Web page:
You are on page 1of 3

Saad Anjum Saleem



Asiya bidordinova

Feb 11TH 2015

Exploring the City

On Saturday February 7TH I took the 501 Queen street car in Toronto and

embarked on my journey to observe urban change. I started the journey at 3:53 on

the edge of the financial district area, and journeyed through all of Queens Street.

When I went on the streetcar it was not crowded, however there was a lot of traffic.

From the start of my journey the roads were filed with high-rise buildings, massive

skyscrapers defining stereotypical downtown Toronto. I went in front of Eaton

Centre and the well-known Hudsons Bay. In the start of the journey people were

wearing casual clothes such as jeans, t-shirts, and a thick winter jacket. No people or

clothing seemed out of the ordinary of the general Toronto type clothing I am used

to seeing everyday. As we moved on the journey things started changing specifically

when I passed Church Street. The shops automatically got smaller, the streets

automatically started getting dirtier, and the general Toronto downtown

environment gradually disappeared. I went from seeing high-end shops to low-end

shops, of names I have never seen before as I gradually went towards Queen street

As I moved on streets such as Broadview everything started becoming very

different. Carlaw street had an old age home which reminded me of societys

tendency to be out with the old and in with the new as they developed the Centre of

the city and moved the old to the periphery. As we reached Neville Park, the end of

Queen Street east, Toronto, I realized, was not the downtown filled with CN Tower,

Queens quay, the financial district, and Kensington market. Toronto started to

become an old dirty town atypical from what the average Joe would think it is. My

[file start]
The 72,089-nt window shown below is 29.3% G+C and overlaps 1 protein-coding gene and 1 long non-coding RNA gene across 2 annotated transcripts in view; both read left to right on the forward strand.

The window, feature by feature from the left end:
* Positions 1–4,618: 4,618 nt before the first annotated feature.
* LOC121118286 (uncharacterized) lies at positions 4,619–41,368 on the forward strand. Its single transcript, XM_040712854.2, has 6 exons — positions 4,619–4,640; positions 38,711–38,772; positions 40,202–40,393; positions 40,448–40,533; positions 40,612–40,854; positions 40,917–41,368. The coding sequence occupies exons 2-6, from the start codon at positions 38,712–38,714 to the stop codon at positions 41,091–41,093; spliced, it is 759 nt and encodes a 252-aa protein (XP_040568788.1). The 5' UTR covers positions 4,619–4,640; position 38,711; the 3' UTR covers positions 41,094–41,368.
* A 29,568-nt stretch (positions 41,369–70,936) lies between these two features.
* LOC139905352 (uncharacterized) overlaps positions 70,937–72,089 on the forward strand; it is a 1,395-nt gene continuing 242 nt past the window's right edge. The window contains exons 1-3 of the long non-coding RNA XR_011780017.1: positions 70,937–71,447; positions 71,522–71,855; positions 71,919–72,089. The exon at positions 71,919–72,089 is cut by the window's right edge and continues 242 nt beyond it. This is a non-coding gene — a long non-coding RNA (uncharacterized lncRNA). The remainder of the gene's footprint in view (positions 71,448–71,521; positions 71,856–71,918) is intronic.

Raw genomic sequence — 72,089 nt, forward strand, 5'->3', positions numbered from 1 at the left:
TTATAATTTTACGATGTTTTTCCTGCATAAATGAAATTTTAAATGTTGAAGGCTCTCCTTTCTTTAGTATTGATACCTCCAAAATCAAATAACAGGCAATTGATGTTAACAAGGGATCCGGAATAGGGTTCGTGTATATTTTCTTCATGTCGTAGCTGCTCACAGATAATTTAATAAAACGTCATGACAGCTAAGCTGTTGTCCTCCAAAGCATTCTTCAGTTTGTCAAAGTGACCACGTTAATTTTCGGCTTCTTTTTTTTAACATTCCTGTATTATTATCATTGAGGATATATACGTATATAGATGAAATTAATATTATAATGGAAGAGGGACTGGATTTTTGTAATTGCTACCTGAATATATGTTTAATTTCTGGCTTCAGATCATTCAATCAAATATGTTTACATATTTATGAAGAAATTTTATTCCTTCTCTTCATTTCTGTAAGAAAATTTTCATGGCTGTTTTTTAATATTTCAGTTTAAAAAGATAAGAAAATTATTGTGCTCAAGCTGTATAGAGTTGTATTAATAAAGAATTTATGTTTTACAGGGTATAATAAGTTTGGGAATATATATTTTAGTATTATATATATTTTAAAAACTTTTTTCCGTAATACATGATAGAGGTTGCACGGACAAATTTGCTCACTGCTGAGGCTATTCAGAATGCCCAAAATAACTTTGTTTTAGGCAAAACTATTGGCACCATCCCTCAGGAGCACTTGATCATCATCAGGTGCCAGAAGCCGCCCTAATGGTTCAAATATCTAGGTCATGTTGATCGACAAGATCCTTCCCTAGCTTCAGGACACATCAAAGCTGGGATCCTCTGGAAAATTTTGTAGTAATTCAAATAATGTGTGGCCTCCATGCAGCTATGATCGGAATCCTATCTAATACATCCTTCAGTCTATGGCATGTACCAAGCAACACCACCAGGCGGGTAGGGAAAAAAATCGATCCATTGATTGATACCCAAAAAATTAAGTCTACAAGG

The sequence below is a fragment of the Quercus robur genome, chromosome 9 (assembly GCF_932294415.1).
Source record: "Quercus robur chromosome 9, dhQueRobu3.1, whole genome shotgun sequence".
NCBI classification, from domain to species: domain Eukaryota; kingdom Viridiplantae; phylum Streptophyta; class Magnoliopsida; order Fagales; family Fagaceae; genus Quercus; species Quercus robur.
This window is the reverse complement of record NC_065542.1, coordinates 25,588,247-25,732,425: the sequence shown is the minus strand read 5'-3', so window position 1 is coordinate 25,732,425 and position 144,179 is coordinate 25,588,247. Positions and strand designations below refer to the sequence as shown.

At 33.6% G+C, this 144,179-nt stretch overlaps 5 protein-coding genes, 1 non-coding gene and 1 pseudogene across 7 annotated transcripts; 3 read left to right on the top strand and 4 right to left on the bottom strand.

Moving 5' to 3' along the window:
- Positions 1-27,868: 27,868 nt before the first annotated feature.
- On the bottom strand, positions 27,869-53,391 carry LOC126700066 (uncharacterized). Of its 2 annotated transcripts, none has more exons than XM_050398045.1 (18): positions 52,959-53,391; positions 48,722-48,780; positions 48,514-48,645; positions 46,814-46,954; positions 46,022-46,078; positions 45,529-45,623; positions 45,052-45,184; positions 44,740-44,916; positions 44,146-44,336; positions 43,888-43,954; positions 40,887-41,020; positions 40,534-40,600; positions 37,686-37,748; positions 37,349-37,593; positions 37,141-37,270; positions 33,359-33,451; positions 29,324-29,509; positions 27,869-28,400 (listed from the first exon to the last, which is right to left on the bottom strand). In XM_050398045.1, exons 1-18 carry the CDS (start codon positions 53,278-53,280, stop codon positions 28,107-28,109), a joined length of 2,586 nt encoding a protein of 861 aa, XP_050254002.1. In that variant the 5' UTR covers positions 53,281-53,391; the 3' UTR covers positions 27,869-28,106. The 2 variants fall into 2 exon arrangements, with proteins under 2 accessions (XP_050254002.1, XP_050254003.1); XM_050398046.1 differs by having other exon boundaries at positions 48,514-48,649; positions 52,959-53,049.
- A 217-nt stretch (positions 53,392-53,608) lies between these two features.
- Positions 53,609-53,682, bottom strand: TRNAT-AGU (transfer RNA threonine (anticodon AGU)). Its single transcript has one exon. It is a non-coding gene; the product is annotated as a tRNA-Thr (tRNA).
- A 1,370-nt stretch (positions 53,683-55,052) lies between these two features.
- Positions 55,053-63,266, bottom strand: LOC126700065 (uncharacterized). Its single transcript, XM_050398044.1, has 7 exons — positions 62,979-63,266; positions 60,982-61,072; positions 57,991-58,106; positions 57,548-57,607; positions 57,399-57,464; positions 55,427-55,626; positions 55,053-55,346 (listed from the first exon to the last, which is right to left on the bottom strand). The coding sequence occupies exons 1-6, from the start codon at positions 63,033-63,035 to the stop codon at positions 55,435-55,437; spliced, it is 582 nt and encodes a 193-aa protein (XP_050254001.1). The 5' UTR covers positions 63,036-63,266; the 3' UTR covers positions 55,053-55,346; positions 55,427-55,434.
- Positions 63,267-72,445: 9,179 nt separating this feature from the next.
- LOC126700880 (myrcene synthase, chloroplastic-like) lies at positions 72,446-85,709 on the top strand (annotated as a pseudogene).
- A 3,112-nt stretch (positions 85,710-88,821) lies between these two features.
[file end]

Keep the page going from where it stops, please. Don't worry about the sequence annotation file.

experiences of an international student made me think Toronto is a very urbanized

place since that was what I saw on the news, TV, and social media. But when I took

GGR 124 in the University of Toronto with Professor Deborah Cowen I had a

realization of what the real Toronto is.

As we arrived travelled from Neville back to bay several commuters got on

and the streetcar became packed. Majority of the people got off when we reached

back at Bay st, and the streetcar continued semi-empty the rest of the way down

queen st west. The same pattern as queen street east emerged again as we moved

down queen st, west. After university ave and spadina ave, the shops again became

smaller and closer together, contrasting sharply to the tall buildings of the financial

district. The town houses increased in number, as did the small diners and

convenience stores. When we crossed the bridge towards Parkside dr., we entered a

sort of suburb with large open spaces, home on the sides, and few high rise

apartment buildings.
Overall it was an eye opening experience seeing all the various parts that

make up Toronto. I had wide misconceptions about Toronto and this little project

changed all those misconceptions. Toronto is a very diverse city and being in one

part truly does not show the beauty of Toronto overall.

Related Interests